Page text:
British daily The Financial Times has opened an investigation into a complaint that French President Emmanuel Macron’s letter published by the newspaper contained factual inaccuracies and inflammatory statements about Muslims.
A report by London-based online news the Middle East Eye has revealed that FT’s Editorial Complaints Commissioner and lawyer Greg Callus is investigating Macron’s claims in a letter published Nov. 4, 2020.
In the letter, Macron had said that in parts of France “small girls aged three or four” wore the veil and were “raised in hatred of France’s values.”
In response to an opinion piece that was published briefly by the FT on Nov. 2 before being pulled down for “factual inaccuracies”, Macron penned a letter titled “France is against ‘Islamist separatism’ — never Islam.”
Macron said the opinion piece misquoted him by “substituting ‘Islamic separatism’— a term he has never used — for “Islamist separatism,” which is “a reality in my country.”
He claimed that since 2015, it has become clear “there are breeding grounds for terrorists in France. In certain districts and on the internet, groups linked to radical Islam are teaching hatred of the republic to our children, calling on them to disregard its laws. That is what I called “separatism” in one of my speeches.”
Objecting to these claims as fake news, a Muslim reader from a suburb in Paris, complained to the FT requesting evidence to justify Macron’s hate-spreading letter.
Last year, Macron’s speech claiming the religion of Islam was in “crisis” sparked weeks long protests in Muslim dominated countries. In December, his government unveiled a controversial legislation to combat what it terms “Islamist separatism.”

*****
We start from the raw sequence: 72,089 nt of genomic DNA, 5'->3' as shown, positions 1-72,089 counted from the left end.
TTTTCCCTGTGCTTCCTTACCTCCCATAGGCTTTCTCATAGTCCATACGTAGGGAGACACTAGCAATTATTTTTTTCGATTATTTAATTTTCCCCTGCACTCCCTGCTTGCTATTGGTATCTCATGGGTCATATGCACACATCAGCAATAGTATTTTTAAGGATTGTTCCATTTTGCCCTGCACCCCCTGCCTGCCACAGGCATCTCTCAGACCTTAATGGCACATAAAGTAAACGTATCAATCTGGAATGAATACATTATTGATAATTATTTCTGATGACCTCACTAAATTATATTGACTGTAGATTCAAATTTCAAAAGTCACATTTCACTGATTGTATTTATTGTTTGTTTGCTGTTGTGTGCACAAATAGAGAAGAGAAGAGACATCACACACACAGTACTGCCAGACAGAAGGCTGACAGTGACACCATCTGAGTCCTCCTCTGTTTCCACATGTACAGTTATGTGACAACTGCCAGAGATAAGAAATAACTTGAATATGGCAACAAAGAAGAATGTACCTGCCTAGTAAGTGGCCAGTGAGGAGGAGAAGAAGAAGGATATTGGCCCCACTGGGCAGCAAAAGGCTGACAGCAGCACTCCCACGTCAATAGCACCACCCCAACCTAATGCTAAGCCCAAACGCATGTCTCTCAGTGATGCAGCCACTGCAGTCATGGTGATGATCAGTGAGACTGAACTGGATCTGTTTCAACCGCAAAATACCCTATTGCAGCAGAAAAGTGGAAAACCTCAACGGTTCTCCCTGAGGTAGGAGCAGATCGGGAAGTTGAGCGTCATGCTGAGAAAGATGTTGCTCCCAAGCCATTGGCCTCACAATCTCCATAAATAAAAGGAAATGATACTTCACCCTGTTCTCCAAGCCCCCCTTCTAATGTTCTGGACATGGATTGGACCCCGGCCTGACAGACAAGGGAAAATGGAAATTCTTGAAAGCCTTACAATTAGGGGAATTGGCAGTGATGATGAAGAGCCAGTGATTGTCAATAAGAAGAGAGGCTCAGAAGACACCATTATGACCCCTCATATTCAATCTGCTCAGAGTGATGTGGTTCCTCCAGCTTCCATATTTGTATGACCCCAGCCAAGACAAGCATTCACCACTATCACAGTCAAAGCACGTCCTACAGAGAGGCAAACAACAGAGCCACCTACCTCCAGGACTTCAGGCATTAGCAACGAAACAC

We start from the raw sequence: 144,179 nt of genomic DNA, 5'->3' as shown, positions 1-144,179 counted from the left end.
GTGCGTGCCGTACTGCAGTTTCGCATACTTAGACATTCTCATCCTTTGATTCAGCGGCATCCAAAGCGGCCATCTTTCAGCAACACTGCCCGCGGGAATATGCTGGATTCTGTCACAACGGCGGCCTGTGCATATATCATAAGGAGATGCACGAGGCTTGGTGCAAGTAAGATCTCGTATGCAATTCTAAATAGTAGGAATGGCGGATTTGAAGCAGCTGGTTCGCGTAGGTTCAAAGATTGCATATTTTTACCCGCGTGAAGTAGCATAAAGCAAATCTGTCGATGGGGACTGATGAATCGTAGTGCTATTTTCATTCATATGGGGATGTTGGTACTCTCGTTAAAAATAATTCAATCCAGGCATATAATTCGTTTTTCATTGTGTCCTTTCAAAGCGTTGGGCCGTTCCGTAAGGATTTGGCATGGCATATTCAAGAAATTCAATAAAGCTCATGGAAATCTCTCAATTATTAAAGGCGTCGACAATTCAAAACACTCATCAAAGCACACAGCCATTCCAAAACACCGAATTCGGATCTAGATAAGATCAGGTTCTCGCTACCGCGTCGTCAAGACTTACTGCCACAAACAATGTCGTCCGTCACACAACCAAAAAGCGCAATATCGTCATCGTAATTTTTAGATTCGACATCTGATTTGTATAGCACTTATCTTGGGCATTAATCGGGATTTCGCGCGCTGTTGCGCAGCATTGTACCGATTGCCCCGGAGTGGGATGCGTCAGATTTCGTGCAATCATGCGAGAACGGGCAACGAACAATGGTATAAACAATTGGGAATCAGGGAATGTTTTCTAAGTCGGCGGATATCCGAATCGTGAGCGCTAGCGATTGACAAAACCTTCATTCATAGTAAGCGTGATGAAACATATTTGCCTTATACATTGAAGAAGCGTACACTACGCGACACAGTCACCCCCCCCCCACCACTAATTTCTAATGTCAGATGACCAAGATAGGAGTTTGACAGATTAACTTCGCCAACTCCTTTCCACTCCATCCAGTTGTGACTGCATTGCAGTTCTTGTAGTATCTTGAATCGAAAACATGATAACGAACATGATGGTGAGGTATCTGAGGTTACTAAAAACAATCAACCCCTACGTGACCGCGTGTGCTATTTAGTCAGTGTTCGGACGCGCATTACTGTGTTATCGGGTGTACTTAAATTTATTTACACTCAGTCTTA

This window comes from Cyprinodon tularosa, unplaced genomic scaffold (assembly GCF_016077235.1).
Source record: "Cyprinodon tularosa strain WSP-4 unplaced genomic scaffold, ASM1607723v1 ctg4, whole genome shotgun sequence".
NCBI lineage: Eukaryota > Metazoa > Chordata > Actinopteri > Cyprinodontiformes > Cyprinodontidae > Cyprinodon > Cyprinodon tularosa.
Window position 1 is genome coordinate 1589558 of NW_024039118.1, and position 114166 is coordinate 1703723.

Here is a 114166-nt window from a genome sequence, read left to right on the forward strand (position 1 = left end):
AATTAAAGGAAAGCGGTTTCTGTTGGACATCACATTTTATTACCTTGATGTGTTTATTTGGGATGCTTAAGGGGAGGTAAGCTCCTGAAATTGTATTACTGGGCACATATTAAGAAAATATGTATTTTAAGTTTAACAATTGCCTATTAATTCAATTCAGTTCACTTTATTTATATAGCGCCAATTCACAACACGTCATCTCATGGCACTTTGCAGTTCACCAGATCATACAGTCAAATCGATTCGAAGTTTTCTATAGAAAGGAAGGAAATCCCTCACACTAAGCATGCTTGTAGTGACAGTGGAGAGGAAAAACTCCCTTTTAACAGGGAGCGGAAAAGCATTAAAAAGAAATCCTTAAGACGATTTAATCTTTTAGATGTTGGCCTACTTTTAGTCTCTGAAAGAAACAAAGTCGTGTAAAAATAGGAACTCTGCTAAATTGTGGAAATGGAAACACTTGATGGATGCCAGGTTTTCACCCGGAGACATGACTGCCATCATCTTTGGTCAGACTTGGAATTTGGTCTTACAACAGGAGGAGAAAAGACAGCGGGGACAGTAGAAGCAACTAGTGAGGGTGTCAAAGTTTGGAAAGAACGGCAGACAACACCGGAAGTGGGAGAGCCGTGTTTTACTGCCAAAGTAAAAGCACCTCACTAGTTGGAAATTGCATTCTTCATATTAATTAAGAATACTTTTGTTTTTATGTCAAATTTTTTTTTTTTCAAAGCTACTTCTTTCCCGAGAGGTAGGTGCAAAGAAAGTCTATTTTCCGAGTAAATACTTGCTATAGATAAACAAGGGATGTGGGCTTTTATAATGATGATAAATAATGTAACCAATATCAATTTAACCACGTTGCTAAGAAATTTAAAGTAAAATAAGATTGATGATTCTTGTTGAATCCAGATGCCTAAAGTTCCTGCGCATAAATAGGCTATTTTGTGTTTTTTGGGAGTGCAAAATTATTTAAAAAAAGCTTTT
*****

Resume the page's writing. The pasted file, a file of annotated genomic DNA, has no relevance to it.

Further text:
The come in the aftermath of a spate of terror attacks in France this fall which claimed four lives, including that of a teacher.
Muslims living in France have voiced concern that they are being unfairly targeted after the attacks with multiple mosques being closed and dozens of investigations opened against prominent members of the community.
Initially, FT had defended the publication in the name of freedom of expression and strong public interest.
The MEE report said, executive editor Suzanne Blumsom wrote to the complainant: “There were no significant inaccuracies, misleading statements or distortions in Emmanuel Macron’s letter.”
The complaint was later passed on to Callus after the issue remained unresolved. Nearly 3 months after the matter was raised, Callus recently assured the reader of publishing an adjudication after probing Macron’s claims and making it publicly available on FT’s website.
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